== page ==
By Margot Kahn
He asked me once if I had touched a cloud and what it felt like and I said soft and his father said cold. And he asked if it was like bed, like lying down, and we tried to explain that a cloud is only a collection of tiny particles, water held together by air, a thing that you can be in and pass through and even touch, but that you cannot hold. It’s not a solid thing, I said, and then remembered that when you are young there’s no need to describe the intangible world in tangible terms; it is all the same: a cloud bed, a handful of air, a shadow-making machine. And then, looking at them, my husband and son, I thought but did not say that this is something like love.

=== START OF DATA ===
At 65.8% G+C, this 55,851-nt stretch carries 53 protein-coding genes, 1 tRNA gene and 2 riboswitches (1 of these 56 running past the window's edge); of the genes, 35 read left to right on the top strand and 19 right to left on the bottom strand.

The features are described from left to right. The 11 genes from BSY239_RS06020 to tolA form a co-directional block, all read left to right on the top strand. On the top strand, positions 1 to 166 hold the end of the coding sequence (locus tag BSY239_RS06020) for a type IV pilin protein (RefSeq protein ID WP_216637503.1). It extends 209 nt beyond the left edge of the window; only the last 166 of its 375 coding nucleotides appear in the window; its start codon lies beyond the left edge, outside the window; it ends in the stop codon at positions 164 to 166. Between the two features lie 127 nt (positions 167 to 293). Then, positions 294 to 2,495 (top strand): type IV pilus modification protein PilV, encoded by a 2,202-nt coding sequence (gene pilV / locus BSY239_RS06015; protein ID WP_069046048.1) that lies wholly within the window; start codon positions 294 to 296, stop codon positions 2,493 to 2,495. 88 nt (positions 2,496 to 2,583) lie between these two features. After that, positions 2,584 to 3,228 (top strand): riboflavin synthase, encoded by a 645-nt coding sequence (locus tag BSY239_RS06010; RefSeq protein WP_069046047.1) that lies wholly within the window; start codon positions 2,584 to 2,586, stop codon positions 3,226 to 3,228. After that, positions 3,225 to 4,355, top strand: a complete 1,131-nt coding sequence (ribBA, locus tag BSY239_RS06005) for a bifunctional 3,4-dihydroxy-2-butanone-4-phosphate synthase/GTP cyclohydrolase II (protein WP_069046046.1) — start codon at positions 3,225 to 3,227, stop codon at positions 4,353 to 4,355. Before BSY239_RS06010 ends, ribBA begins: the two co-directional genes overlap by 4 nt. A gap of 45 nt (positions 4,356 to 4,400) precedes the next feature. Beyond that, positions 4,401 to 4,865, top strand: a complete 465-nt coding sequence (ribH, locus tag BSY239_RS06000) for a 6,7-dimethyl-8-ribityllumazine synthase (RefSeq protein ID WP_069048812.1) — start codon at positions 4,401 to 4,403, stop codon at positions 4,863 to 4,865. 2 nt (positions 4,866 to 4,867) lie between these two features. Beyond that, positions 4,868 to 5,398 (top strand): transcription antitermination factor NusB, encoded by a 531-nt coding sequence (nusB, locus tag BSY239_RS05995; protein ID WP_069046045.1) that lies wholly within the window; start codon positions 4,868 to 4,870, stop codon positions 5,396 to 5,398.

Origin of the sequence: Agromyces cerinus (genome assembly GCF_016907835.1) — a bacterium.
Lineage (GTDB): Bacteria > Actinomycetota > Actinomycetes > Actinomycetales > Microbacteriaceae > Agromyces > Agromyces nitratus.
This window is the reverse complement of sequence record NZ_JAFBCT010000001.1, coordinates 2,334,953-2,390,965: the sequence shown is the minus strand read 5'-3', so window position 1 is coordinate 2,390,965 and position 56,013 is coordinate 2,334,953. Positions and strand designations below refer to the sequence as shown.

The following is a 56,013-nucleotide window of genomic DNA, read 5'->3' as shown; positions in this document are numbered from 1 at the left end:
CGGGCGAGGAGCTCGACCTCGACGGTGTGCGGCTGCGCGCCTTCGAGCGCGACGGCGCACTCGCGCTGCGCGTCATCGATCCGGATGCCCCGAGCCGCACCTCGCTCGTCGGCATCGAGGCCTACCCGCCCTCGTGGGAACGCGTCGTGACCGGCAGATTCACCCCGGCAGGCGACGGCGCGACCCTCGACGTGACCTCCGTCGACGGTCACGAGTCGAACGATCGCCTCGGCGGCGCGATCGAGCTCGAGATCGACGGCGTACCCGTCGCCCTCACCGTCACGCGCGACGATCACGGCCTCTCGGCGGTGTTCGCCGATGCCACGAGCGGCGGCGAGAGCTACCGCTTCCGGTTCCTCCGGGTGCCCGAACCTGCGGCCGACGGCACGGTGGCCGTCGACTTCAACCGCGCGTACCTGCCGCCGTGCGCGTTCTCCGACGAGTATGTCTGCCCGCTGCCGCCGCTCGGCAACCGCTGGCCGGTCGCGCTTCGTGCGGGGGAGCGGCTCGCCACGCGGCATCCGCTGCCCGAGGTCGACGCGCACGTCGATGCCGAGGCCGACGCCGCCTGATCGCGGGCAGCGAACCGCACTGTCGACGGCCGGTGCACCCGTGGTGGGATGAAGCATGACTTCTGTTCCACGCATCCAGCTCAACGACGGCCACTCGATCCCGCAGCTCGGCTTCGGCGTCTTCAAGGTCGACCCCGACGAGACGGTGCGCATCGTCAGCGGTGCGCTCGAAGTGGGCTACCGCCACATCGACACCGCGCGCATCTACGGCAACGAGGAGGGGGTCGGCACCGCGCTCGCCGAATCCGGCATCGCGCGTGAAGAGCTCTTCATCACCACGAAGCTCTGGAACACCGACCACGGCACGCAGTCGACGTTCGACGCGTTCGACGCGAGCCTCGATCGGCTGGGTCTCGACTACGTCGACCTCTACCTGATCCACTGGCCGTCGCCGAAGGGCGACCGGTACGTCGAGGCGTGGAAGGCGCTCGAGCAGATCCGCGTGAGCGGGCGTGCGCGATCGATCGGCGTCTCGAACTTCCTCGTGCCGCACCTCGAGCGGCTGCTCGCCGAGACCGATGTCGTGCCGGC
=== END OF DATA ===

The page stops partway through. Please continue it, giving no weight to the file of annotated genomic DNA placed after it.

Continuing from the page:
This cold ocean is deep,
deep. Starfish play in the rocky seams,
drift and resist the tide.
On a map, the current appears to swerve
and fuel the waves that leave our feet slick with salt.
Olives pass from hand to hand,
crackers, cheese, peanut brittle.
In the garden, the heavy sunflowers
are closed for night by the time we arrive.
We eat supper inside at the long table.
The goats’ bells jingle across the road
and over our field the sheep graze like clouds.
Copyright Kahn 2017